UK National Debt will be a Challenge for Starmer.

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UK National Debt will be a Challenge for Starmer.

Campbell M
Published by Campbell M Gold in Blowing in the Wind Political · Friday 05 Jul 2024
Tags: UKNationalDebtChallengeStarmerKeirStarmerEconomyNationalDebtUKEconomy
National Debt - A Challenge for Starmer

The UK National Debt as a percentage of GDP will be a Challenge for Starmer. Public sector net debt amounted to 88.8% of GDP (Gross Domestic Product) in the UK during the 2023/2024 financial year, rising to 97.6% when the Bank of England deficit is included...

This is the highest debt incurred by a government since the early 1960s. Harold Macmillan led the Conservative Government from 1957 to 1963 and was succeeded by Lord Alec Douglas-Home, who led the Government from 1963 to 1964.

After peaking at 251.7% shortly after the end of WW2, UK government debt gradually fell before a sharp increase occurred again in the late 2000s, which was linked to the global financial crisis and the COVID-19 pandemic.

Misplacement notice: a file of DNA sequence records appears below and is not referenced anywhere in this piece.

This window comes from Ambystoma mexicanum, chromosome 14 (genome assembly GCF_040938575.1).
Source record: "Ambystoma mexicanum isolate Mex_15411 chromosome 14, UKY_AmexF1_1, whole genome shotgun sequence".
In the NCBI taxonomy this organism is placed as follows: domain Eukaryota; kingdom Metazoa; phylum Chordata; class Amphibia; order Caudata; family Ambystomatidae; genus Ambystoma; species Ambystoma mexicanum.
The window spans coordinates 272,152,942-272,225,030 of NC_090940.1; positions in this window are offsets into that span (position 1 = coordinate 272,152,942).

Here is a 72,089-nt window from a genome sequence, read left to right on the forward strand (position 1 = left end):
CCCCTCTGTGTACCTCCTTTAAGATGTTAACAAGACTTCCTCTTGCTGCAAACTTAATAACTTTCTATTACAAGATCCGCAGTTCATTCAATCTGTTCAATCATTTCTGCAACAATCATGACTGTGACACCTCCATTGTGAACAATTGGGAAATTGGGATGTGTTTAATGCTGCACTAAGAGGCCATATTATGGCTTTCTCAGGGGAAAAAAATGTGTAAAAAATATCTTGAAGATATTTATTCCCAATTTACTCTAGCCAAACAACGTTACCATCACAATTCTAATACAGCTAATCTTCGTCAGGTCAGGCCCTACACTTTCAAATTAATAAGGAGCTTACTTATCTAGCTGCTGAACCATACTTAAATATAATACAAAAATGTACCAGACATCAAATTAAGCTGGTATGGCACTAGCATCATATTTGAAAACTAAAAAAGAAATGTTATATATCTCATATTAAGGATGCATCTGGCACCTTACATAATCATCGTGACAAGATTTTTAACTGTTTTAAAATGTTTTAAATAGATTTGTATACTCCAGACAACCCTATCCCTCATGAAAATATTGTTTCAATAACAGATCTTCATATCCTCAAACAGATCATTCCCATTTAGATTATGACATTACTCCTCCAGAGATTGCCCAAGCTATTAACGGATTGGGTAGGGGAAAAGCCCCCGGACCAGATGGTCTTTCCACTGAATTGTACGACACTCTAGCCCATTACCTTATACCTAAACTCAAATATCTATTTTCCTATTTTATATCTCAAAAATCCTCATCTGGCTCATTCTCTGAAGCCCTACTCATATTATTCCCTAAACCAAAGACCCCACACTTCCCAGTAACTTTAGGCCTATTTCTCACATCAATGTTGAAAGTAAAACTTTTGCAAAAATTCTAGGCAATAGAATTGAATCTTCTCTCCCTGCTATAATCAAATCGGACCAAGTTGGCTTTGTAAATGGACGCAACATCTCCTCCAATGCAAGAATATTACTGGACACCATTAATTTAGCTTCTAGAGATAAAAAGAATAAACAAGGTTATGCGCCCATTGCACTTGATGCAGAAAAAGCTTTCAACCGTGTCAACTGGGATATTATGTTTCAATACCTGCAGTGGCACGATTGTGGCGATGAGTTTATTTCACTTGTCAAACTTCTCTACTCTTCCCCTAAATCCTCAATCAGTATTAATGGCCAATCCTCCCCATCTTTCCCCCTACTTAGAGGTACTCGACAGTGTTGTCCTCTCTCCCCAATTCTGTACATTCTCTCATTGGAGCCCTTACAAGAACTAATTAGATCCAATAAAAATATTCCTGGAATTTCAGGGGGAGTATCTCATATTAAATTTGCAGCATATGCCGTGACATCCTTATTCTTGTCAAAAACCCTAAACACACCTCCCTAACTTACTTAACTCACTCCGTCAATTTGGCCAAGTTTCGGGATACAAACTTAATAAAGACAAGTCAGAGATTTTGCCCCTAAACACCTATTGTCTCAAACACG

UK National Debt Not Expected to Start Falling Until 2028/2029

In 2022/2023, the UK's Conservative government expenditure was approximately £1.15 trillion, around 45.3% of GDP. This spending was financed by £1.02 trillion of raised revenue and £1.28 billion of borrowing.

Although the UK government can still borrow money in the future, it also needs to comply with specific fiscal rules, one of which is that national debt should fall within five years.

Recent forecasts suggest that while this is optimistically expected to be the case, it is based on falling government deficits in the next five years. But will it happen? Many commentators seriously doubt it.

Hard Choices Lie Ahead for Starmer's New Labour Government

As winners of the 2024 general election, Labour faces tough economic choices in the coming years. Hitting fiscal targets, such as reducing the national debt, will require a careful and honest balancing of the books, possibly requiring spending cuts or tax rises.

However, Labour has ruled out raising the main government tax sources, Income Tax, National Insurance, and VAT, and is silent on possible spending cuts. With borrowing limits and no tax rises or spending cuts, maintaining, let alone improving, public services will prove a challenging prospect for Sir Kier Starmer's new government.

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